Teeth Cleaning Brisbane

Research proves that even diligent brushers and flossers will leave food particles and bacteria behind after brushing and flossing. Professional teeth cleaning at the dentist every 6 months will keep your teeth and gums clean and healthy by removing deposits you cannot remove yourself.
Gum Disease Treatment Brisbane

Every 6 months!

It is common thinking that when there is no pain there are no problems.  Why should I go to the dentist and get teeth cleaning every 6 months when everything seems fine to me?  The major problem is that we are dealing with an invisible enemy.  The cause of the most common oral problems is bacteria which are microscopic and cannot be seen with the naked eye.  They only become visible when there is a significant number of them doing damage to your teeth and gums.

When you are cleaning your teeth and you miss an area, a soft white deposit containing food and millions of bacteria called plaque forms.  The bacteria in the plaque eat the food and release acids as a by-product which in turn damages the teeth and gums.  If you leave this plaque there for some time, it forms a hard deposit called calculus or tartar as minerals from your saliva get incorporated into it.  This in turns causes more damage to the teeth and gums as the acidic attack from the bacteria continues, with the hard deposit also causing soft tissue irritation and breakdown.

The major problem is that calculus is very hard and sticks to the teeth very well and cannot be easily removed with brushing and flossing.  It needs to be removed by a dentist during professional teeth cleaning with a special ultrasonic cleaning instrument.  That’s why it is so important to have your teeth professionally cleaned at the dentist every 6 months.

 

Why 6 months you say?

Even the most proficient brushers and flosses leave a little bit of plaque and calculus under the gum-line and between the teeth.  The most important factor is time.  When that little bit of plaque and calculus is only left there for a short period of time, the damage is negligible and reversible.  The teeth may have lost a little bit of mineral but your saliva has been replenishing it so there is no great loss.  The gums may become a little redder, swollen and bleed every now and then in what is commonly called early gum disease or gingivitis.  If the teeth and gums are professionally cleaned in a timely manner then the gums return to a pinker, firmer state with little or no bleeding.  Years of research has determined that the window of opportunity is generally 6 months.  If plaque and calculus is cleaned off every 6 months there is usually not enough time for it to cause permanent damage to the teeth and gums.  However, there is great risk of permanent damage if the plaque and calculus if left longer than 6 months.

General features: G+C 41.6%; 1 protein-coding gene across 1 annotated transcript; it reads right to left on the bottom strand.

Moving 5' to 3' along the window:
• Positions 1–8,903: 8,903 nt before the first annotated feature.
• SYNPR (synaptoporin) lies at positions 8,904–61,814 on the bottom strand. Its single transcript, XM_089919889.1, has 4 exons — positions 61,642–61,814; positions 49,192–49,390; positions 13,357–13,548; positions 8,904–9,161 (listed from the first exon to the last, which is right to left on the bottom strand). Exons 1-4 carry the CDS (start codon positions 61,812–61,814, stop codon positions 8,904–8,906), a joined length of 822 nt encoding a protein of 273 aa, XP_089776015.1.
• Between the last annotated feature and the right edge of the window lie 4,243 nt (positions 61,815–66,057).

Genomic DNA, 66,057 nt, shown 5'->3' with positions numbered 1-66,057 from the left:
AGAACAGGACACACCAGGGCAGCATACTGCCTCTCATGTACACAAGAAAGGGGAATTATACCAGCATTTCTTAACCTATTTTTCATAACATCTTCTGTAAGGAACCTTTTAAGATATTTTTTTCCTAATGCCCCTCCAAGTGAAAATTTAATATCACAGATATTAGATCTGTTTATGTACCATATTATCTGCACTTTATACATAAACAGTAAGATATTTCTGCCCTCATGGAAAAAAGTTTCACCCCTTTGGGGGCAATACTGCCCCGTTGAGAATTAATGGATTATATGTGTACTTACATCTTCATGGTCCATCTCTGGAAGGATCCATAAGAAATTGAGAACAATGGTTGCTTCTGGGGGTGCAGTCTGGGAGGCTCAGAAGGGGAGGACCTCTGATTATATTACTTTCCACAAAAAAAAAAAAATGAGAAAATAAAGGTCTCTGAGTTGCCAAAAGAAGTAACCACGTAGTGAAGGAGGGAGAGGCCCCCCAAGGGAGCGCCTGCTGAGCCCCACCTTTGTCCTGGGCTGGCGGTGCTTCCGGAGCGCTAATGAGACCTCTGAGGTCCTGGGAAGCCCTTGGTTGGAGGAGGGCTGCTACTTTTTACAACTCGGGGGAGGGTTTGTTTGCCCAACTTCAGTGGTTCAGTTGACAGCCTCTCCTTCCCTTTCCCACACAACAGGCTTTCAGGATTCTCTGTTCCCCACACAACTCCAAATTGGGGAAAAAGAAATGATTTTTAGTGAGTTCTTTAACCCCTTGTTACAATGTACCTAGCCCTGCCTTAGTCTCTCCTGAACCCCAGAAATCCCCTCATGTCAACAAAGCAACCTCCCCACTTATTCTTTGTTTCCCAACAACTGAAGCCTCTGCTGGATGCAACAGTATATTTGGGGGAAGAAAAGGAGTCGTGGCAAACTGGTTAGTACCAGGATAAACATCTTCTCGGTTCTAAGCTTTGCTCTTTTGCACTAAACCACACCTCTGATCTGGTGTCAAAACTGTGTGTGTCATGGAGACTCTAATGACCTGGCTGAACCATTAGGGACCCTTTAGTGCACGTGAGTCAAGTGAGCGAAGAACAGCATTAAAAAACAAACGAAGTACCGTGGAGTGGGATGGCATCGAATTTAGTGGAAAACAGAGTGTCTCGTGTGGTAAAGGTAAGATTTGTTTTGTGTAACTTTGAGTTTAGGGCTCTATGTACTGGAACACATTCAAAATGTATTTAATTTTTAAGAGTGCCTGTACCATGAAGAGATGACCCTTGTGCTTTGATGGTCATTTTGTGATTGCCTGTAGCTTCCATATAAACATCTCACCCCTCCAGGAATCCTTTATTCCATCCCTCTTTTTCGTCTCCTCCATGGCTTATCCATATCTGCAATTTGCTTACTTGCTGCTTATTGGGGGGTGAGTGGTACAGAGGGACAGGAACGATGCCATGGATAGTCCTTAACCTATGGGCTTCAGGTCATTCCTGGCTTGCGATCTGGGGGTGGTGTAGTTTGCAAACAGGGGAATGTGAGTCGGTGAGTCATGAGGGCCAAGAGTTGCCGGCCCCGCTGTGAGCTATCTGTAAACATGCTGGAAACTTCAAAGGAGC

Imagine if it wasn’t just a little bit of plaque and calculus but large deposits throughout the whole mouth and this was left there for a long time.  The continual acid attack from the bacteria would cause the teeth to break down a lot faster than your saliva could replace the lost mineral.  Cavities would form in the teeth in what is commonly known as tooth decay.  The gums would also break down and allow the bacteria to attack the bone supporting the teeth, resulting in advanced gum disease or periodontitis.  Unlike gingivitis which is reversible, periodontitis means irreversible loss of gum and bone.  Once it is gone, gum and bone will not grow back so it is essential to preserve what you currently have.

One of the main issues is that you may not have any symptoms until the tooth decay and gum disease is quite severe.  Because of this, many patients don’t realise they have a problem.  By the time you do have symptoms, it may already be too late to do simple preventive teeth cleaning or even fillings and more complex treatments such as root canal treatment and crowns may be needed to save the teeth.

But I know someone who doesn’t clean their teeth and gums at all and they have no problems but I brush and floss twice a day and still get tooth decay and gum disease!  Some people are just lucky and are born with good genes for strong teeth and gums that are more resistant to breakdown.  However, if they don’t maintain what they are born with, it will eventually deteriorate over time.  Isn’t it better to keep the good times rolling and stop this from happening by looking after yourself?  Conversely some people are unlucky and are born with genes for weaker teeth and gums and are more prone to tooth decay and gum disease.  All the more reason to brush and floss twice a day and get professional teeth cleaning by a dentist every 6 months to hopefully prevent or at least delay dental problems.

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